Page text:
Nansen: The Past, Present and Future of NFT Gaming

  • Multiplying the implied in-game revenue per player with the estimated range of Metamask MAUs in 2023, we get a market size of $1 billion to $5 billion per year attainable by 2023, with a player base of around 20-1 million

Nansen: The Past, Present and Future of NFT Gaming

For comparison, Axie Infinity, the No. 1 NFT game on Ethereum, has only about 58,000 daily active users, which shows that NFT games are still in a very early stage.

It is important to note that these figures are guesswork at best, as our two variables (MAU growth and in-game revenue per capita) may be affected by general volatility in the cryptocurrency market. In reality, the actual in-game revenue per player may be significantly higher than the estimates above.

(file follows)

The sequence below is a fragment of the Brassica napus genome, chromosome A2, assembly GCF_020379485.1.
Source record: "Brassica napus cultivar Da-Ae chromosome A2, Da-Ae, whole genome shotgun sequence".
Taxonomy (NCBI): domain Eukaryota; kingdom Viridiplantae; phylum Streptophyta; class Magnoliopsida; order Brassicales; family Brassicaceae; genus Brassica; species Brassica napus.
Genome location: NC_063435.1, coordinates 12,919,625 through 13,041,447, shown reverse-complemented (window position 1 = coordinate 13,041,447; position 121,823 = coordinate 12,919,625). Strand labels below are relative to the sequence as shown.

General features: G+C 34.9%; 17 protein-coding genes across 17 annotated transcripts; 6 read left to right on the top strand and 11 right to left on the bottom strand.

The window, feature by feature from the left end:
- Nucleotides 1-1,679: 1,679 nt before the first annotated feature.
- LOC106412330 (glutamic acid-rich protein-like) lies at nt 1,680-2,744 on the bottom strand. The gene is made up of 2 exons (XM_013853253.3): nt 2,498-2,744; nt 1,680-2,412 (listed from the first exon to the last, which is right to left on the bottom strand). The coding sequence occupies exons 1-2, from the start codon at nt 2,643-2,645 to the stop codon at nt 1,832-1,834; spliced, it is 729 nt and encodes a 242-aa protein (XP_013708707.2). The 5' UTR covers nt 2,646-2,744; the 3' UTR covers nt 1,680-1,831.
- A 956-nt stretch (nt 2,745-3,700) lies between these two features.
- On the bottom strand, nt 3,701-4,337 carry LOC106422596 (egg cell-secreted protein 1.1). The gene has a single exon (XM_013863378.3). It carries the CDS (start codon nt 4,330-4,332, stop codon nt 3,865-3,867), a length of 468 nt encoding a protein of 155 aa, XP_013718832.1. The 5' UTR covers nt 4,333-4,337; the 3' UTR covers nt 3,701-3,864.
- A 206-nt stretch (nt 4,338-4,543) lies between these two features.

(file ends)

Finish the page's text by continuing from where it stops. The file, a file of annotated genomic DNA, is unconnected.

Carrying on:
Nansen: The Past, Present and Future of NFT Gaming

While this market size calculation is guesswork at best, one can consider these numbers conservative given that we ignore the cyclicality of cryptocurrencies (adoption growth and fiat value). Assuming a 335% CAGR for MAU in 2019-21, we get an implied attainable market size of 2.4% of total market demand.

There is a saying that growth drives 80% of returns. Getting into the right industry at the right time is half the battle. The application of NFT games + cryptocurrencies is clearly still in the early stages.

NFT game history navigation